Citigroup came under growing pressure to overhaul its board on Tuesday after it revealed that two long-serving directors survived a shareholder vote largely thanks to a balloting rule that is due to be scrapped.
The results, revealed in a regulatory filing, prompted dissident investors to call for the ousting of the directors, Michael Armstrong, former chief executive of AT&T, and John Deutch, former head of the Central Intelligence Agency.
"We are calling on them to resign immediately. We believe the vote is a repudiation of their tenure on Citi's board," said Richard Ferlauto, director of pension and benefit policy at the American Federation of State, County and Municipal Employees, one of the unions that had called on Citi to change its board.
Mr Armstrong has been a director of Citi or its predecessors since 1989 and headed its audit and risk management committee in the run-up to the financial crisis. Mr Deutch, who has been on the Citi board since 1996, succeeded Mr Armstrong at the committee's helm.
Citi, which is selling a 34 per cent stake to the government as part of its latest bail-out, has replaced five of its 14 directors including Robert Rubin, former Treasury secretary and has indicated it wants to change one or two more.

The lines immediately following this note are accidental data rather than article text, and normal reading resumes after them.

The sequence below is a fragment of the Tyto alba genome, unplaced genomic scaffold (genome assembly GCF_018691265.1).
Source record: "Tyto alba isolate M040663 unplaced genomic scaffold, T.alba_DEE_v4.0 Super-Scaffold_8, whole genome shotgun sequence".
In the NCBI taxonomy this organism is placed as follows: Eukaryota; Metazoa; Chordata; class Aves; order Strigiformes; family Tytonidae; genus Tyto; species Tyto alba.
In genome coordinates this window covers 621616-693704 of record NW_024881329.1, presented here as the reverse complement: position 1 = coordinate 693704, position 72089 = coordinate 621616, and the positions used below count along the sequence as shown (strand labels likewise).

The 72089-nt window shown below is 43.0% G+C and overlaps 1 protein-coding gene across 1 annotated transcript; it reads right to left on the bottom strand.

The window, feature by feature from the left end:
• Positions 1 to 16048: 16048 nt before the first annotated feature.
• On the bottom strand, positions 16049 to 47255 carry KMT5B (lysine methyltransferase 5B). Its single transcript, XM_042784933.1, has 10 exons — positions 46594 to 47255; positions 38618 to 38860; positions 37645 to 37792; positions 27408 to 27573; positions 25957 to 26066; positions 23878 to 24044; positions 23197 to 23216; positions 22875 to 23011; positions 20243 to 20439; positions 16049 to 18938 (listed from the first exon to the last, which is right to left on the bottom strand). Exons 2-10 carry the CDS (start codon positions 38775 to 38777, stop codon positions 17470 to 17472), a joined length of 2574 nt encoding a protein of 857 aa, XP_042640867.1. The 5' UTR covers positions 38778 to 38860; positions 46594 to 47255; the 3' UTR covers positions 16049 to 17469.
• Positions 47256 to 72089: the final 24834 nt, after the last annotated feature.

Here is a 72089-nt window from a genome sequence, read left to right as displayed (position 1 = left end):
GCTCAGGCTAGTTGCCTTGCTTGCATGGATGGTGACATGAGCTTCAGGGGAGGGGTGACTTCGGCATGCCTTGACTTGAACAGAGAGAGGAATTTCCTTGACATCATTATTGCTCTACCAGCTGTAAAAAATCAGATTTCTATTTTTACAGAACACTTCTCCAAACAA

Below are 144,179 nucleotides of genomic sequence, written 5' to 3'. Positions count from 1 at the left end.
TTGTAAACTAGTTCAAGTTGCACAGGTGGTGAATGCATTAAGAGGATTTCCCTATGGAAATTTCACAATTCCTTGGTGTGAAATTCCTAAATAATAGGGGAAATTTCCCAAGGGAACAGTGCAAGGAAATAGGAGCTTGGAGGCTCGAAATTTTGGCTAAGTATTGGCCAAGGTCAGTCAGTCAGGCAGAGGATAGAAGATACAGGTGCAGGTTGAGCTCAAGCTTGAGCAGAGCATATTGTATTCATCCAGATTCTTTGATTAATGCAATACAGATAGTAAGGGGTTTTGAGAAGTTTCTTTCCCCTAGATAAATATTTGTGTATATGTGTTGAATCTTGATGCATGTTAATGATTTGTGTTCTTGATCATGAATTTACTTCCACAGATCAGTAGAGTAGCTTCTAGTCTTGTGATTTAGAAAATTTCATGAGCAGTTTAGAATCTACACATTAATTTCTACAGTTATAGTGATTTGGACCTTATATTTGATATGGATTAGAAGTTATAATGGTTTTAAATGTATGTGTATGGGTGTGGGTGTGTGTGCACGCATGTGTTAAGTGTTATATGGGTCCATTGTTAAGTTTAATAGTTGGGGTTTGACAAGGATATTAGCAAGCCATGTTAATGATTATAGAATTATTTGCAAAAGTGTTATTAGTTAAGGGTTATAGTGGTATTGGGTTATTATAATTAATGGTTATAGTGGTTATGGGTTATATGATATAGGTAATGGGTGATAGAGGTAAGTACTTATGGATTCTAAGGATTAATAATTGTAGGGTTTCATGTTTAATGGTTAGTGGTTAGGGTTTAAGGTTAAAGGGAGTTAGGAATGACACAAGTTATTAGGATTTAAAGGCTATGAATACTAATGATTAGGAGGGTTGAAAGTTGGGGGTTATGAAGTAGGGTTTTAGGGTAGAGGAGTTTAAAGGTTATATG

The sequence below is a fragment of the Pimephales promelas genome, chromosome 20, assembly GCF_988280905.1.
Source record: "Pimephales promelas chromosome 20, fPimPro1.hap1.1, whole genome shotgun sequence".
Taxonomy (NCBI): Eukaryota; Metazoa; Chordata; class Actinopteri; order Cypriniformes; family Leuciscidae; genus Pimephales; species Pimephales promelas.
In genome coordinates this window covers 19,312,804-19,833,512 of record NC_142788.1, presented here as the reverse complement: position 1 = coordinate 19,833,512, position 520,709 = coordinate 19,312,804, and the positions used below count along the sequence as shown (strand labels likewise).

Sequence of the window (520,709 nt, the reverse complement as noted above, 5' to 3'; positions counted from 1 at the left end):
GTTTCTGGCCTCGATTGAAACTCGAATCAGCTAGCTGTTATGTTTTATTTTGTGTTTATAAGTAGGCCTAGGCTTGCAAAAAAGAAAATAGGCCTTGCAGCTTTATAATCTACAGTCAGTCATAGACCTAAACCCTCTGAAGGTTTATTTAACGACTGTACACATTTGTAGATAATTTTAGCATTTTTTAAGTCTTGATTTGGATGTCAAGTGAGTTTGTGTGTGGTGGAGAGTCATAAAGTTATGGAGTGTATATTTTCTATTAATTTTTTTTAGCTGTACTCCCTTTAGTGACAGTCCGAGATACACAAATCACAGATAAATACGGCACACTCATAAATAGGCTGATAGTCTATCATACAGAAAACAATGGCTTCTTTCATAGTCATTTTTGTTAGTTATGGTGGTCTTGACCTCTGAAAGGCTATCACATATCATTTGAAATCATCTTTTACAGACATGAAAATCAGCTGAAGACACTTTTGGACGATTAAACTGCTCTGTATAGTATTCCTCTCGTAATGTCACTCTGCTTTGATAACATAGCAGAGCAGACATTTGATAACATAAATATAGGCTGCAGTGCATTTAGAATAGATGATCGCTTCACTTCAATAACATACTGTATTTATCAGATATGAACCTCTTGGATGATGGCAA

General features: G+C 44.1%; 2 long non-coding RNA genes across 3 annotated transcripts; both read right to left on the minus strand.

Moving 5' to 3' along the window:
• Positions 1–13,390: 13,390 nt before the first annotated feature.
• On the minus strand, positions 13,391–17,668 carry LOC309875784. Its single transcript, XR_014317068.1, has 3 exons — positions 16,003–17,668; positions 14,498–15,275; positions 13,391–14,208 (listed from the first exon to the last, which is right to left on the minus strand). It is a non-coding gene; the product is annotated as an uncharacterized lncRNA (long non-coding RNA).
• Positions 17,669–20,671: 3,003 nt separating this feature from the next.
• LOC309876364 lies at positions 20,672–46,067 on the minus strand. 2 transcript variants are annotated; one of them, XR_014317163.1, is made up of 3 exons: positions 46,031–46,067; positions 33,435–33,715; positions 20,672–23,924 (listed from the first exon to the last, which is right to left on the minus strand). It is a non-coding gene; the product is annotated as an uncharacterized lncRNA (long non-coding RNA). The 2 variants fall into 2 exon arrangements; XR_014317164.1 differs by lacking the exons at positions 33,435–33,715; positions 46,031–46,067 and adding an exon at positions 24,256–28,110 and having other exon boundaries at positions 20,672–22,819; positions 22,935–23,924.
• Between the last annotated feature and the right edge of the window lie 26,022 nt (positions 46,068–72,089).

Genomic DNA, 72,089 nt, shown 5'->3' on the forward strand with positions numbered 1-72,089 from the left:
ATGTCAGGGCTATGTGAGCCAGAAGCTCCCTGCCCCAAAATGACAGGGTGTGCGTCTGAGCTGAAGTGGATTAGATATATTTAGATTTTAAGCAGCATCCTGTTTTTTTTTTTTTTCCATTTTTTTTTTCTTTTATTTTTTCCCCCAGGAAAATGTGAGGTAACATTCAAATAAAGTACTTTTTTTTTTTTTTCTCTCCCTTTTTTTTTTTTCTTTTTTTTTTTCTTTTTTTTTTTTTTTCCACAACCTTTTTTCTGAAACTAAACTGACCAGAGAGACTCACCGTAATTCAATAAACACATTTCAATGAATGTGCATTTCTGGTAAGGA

The filing showed Mr Armstrong and Mr Deutch received about 2.6m votes in favour of their re-election, about 72 per cent of the total votes.
However, nearly half of the total votes came from brokerages, which usually back management proposals due to a 72-year old rule that allows them to vote on clients' behalf.
The provision, due to be axed by the Securities and Exchange Commission this year, states that brokers who do not receive instructions from clients 10 days before a vote can back management's proposals.
Lynn Turner, a corporate governance expert and former SEC chief accountant, said that without brokers' votes, Mr Armstrong and Mr Deutch would not have been re-elected.
Citi said: "All of our directors received a significant majority of votes cast. It would undermine the principle of majority rule for a director who receives 70 per cent of the vote to resign because 30 per cent voted against him."
The bank declined to comment on the the number of brokers' votes, which rose from 25 per cent of the total last year to 46 per cent this year.
People close to the company said it was impossible to conclude that all brokers' votes had backed the directors.
They added that there was no way of telling that all brokers' votes would have gone against the two directors had clients given detailed instructions to their brokers.
Separately, Citi said it would use up to $5bn of the $45bn in federal aid it received for a new municipal lending programme.
Copyright: The Financial Times Limited 2009